Powdery mildew cures??

woohoomanOctober 11, 2012

Is there REALLY an effective organic fungicide to fight powdery mildew??

I've tried neem, sulfur dust/spray, and baking soda with absolutely no success.

Don't tell me -- Milk! Why would I think that milk would work?? The same places I've read the above remedies worked are the same places that mention milk!

Sorry for sounding pessimistic. I really do prefer to do things organically, but sometimes it just seems that there aren't any good organic remedies for certain diseases and pests.

I'm not going to pay hundreds of dollars for beneficial insects integrated into my backyard garden every year just to have them go next door.

Anyhow... anybody have any tricks for powdery mildew?

Anything that WORKS would be appreciated.

Thanks.

Kevin

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feijoas(New Zealand)

Kevin, I'm afraid my experiences with powdery mildew don't offer much as far as getting rid of it.
I think a lot depends on having plenty of organic matter in the soil; for plant nutrition of course, but even more so to maintain moisture.
I find powdery mildew takes over when plants are water stressed. Like most people's summers, later it gets, the drier things are.
But by the end of the season at my place, when it really starts to slow down the zucchini, I'm rather relieved!

    Bookmark   October 12, 2012 at 6:03AM
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Kimmsr(4a/5b-MI)

Understanding why Powdery Mildew appears often helps with control. Sulfur is effective if applied before signs of PM appear while other controls can be effective when properly applied.
Baking Soda (Sodium Bicarbonate) mized one teaspoon per quart of water, Fat Free Milk and water mixed 50/50, Potassium Bicarbonate, and Neem oil have all been effective at controlling PM, but not at curing the problem. Since the spores that cause PM are blown in on the wind there probably is nothing that will cure this problem.

Here is a link that might be useful: About Powdery Mildew

    Bookmark   October 12, 2012 at 7:28AM
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gardengal48

First, you need to understand that you can't cure powdery mildew - once it is present (and you see the symptoms), it's present and the best you can expect is to control the spread. Period.

Fungicides are prophylactic, not curative. They can sometimes prevent the disease, will often limit the spread or contain the disease but they will not eliminate or "fix" existing diseased tissue.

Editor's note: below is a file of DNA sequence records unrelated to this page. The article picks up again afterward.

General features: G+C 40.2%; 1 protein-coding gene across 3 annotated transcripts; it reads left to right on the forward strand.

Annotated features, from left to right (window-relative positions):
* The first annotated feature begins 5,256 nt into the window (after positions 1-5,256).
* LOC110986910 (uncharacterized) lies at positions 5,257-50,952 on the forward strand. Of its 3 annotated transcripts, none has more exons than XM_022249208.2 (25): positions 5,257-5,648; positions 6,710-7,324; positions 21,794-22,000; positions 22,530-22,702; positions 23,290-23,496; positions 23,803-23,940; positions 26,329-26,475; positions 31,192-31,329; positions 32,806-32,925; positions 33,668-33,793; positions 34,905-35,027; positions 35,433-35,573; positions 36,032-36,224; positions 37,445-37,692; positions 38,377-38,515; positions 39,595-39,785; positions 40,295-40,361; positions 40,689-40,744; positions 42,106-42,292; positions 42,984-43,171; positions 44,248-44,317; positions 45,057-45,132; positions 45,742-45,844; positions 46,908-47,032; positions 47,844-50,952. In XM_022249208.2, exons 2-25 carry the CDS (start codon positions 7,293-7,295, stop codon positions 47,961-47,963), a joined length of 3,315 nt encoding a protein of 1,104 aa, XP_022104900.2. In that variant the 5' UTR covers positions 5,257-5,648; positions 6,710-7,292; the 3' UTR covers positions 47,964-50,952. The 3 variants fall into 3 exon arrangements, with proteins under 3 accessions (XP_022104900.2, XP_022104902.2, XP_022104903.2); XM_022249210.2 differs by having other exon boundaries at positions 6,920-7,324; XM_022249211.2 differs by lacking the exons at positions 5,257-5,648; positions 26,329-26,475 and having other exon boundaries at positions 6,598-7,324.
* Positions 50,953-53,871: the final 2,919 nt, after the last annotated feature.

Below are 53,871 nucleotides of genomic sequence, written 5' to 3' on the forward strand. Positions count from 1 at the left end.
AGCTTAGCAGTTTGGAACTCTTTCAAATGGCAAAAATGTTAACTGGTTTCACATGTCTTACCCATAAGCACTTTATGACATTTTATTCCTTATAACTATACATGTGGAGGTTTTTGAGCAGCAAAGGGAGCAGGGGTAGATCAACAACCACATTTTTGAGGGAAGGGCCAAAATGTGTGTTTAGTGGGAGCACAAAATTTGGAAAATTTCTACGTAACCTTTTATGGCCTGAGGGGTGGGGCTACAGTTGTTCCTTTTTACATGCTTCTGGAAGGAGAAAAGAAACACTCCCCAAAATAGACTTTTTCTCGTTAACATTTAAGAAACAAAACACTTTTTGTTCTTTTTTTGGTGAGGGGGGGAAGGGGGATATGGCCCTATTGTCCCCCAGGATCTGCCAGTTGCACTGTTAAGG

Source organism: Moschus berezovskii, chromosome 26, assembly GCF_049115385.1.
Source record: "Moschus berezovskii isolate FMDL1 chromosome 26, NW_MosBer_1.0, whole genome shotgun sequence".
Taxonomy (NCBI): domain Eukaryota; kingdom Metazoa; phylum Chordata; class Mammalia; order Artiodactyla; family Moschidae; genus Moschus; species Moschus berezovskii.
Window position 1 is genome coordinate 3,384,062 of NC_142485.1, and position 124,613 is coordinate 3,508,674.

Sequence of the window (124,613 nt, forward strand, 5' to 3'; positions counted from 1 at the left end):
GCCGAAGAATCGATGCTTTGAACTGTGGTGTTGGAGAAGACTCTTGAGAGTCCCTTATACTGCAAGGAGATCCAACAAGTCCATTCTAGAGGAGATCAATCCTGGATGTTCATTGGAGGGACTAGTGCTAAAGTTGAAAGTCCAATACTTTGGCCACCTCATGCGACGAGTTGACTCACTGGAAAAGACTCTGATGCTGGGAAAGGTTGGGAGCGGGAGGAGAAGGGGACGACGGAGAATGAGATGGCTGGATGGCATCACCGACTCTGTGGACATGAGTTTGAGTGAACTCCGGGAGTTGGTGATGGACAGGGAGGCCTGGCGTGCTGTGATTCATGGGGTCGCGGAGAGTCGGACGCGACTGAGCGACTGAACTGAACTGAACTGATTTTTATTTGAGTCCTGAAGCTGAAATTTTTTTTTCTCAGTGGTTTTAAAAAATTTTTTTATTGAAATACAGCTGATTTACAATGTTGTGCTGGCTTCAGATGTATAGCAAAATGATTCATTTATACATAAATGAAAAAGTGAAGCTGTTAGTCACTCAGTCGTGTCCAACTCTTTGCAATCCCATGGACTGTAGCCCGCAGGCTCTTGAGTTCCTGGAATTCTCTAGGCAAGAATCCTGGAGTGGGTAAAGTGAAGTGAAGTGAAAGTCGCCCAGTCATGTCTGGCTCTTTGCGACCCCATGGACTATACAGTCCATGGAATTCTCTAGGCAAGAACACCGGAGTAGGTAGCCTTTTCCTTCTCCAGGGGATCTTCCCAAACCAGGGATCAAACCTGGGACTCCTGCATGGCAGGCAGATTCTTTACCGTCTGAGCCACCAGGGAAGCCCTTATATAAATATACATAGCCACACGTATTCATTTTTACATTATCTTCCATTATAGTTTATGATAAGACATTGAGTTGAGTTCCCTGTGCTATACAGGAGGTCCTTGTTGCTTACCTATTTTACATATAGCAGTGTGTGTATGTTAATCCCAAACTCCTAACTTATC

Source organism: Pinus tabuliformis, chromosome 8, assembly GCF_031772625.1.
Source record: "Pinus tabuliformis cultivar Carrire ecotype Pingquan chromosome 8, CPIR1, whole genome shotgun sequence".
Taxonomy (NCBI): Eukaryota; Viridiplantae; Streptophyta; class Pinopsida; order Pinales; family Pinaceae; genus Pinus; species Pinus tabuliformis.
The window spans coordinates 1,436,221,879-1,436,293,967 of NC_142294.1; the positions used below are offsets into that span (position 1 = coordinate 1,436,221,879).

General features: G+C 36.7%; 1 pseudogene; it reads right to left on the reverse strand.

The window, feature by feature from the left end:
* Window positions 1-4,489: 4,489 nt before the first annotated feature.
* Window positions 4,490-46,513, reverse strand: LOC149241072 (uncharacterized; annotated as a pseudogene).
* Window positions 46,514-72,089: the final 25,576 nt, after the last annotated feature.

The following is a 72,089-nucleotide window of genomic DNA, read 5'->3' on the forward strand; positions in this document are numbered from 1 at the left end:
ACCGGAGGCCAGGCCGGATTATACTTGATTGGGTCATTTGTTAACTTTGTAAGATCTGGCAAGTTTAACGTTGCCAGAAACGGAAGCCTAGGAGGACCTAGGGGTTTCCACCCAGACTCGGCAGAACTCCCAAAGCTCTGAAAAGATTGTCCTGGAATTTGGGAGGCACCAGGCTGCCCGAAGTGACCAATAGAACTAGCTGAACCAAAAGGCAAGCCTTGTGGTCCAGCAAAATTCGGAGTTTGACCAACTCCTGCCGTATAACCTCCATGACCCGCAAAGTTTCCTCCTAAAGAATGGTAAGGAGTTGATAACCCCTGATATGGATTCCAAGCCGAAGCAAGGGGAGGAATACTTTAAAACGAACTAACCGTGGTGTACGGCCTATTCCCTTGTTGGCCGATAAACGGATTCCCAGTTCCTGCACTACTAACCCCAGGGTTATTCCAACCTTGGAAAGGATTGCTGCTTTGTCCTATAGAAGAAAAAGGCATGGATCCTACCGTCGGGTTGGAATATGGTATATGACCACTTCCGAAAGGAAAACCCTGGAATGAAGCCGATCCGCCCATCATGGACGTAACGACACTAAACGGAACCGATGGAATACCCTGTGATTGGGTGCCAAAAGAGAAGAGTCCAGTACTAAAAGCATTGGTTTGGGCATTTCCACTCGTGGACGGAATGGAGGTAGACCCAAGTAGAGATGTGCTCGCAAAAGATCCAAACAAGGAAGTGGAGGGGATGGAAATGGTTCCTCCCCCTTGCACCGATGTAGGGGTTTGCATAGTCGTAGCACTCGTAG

Powdery mildew is most often a cultural ailment. It arises typically in late season when temperatures are warm, soils are dry and humidity typically high. Lack of good air circulation can exacerbate the condition. Not a lot one can do about temps or humidity but making sure the soil is adequately moist and improving circulation can go a long way to slowing the disease. Knowing what plants are most susceptible and treating before you see any signs can help. FWIW, with most woody plants, PM is more of a cosmetic issue than a serious threat to plant health. Also, PM spores cannot live in water - hosing down the plants early in the day (so there is adequate time for the foliage to dry properly to deter other fungal issues) can help as well - you can actually wash the spores off the leaves.

The reason milk is often recommended - and with good reason - is that it is a natural anti-fungal/anti-bacterial agent. It also contains lactic acid, which alters the pH of the leaf surface and makes it inhospitable to the fungal pathogen. This is the same principle behind the use of baking soda as well. btw, it doesn't make any difference what formulation of milk you use - powdered, fat free, high octane - it all works the same.

    Bookmark   October 12, 2012 at 2:16PM
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woohooman

So, What you all are saying is milk and other remedies CAN keep the population of spores down if I start treating the foliage with said remedy prior to actually SEEING any spores??

Kevin

    Bookmark   October 12, 2012 at 4:51PM
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gardengal48

Yes, any fungicide regsistered for PM, including those home remedies like the milk, baking soda, etc., will help to prevent the spread of fungal spores to unaffected foliage and if applied prior to infection (usually before the symptoms are evident), should prevent the problem altogther.

But do follow good garden sanitation and proper cultural practices as well - all the spraying in the world won't help significantly if you are just welcoming the disease by offering poor growing conditions.

    Bookmark   October 12, 2012 at 6:31PM
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